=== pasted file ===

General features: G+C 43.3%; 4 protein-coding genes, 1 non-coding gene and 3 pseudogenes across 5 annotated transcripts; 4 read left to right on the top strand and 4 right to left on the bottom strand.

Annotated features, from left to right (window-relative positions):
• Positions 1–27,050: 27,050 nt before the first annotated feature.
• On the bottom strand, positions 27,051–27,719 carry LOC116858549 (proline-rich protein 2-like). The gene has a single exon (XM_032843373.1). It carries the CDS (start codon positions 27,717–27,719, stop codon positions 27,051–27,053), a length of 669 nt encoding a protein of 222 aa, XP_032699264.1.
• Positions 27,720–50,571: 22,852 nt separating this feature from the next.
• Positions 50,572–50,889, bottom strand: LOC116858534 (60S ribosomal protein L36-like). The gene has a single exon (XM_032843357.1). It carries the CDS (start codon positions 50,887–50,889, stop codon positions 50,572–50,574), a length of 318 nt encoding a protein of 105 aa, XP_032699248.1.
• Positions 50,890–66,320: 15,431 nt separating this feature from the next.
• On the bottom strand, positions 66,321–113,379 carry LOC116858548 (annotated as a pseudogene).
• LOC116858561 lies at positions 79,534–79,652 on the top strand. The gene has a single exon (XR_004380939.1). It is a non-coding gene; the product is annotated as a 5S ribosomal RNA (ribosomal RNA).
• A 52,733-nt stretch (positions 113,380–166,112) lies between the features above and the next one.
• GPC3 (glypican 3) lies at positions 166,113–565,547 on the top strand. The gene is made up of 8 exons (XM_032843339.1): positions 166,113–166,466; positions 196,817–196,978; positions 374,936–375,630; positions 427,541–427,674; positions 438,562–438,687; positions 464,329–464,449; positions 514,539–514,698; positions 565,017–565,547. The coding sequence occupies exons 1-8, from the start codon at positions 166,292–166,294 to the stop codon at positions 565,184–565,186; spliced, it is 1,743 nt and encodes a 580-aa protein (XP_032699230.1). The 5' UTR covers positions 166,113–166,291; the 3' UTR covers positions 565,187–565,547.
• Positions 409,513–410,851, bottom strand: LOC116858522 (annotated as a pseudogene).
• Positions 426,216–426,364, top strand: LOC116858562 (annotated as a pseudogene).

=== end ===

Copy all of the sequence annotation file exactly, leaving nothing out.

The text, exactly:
General features: G+C 43.3%; 4 protein-coding genes, 1 non-coding gene and 3 pseudogenes across 5 annotated transcripts; 4 read left to right on the top strand and 4 right to left on the bottom strand.

Annotated features, from left to right (window-relative positions):
• Positions 1–27,050: 27,050 nt before the first annotated feature.
• On the bottom strand, positions 27,051–27,719 carry LOC116858549 (proline-rich protein 2-like). The gene has a single exon (XM_032843373.1). It carries the CDS (start codon positions 27,717–27,719, stop codon positions 27,051–27,053), a length of 669 nt encoding a protein of 222 aa, XP_032699264.1.
• Positions 27,720–50,571: 22,852 nt separating this feature from the next.
• Positions 50,572–50,889, bottom strand: LOC116858534 (60S ribosomal protein L36-like). The gene has a single exon (XM_032843357.1). It carries the CDS (start codon positions 50,887–50,889, stop codon positions 50,572–50,574), a length of 318 nt encoding a protein of 105 aa, XP_032699248.1.
• Positions 50,890–66,320: 15,431 nt separating this feature from the next.
• On the bottom strand, positions 66,321–113,379 carry LOC116858548 (annotated as a pseudogene).
• LOC116858561 lies at positions 79,534–79,652 on the top strand. The gene has a single exon (XR_004380939.1). It is a non-coding gene; the product is annotated as a 5S ribosomal RNA (ribosomal RNA).
• A 52,733-nt stretch (positions 113,380–166,112) lies between the features above and the next one.
• GPC3 (glypican 3) lies at positions 166,113–565,547 on the top strand. The gene is made up of 8 exons (XM_032843339.1): positions 166,113–166,466; positions 196,817–196,978; positions 374,936–375,630; positions 427,541–427,674; positions 438,562–438,687; positions 464,329–464,449; positions 514,539–514,698; positions 565,017–565,547. The coding sequence occupies exons 1-8, from the start codon at positions 166,292–166,294 to the stop codon at positions 565,184–565,186; spliced, it is 1,743 nt and encodes a 580-aa protein (XP_032699230.1). The 5' UTR covers positions 166,113–166,291; the 3' UTR covers positions 565,187–565,547.
• Positions 409,513–410,851, bottom strand: LOC116858522 (annotated as a pseudogene).
• Positions 426,216–426,364, top strand: LOC116858562 (annotated as a pseudogene).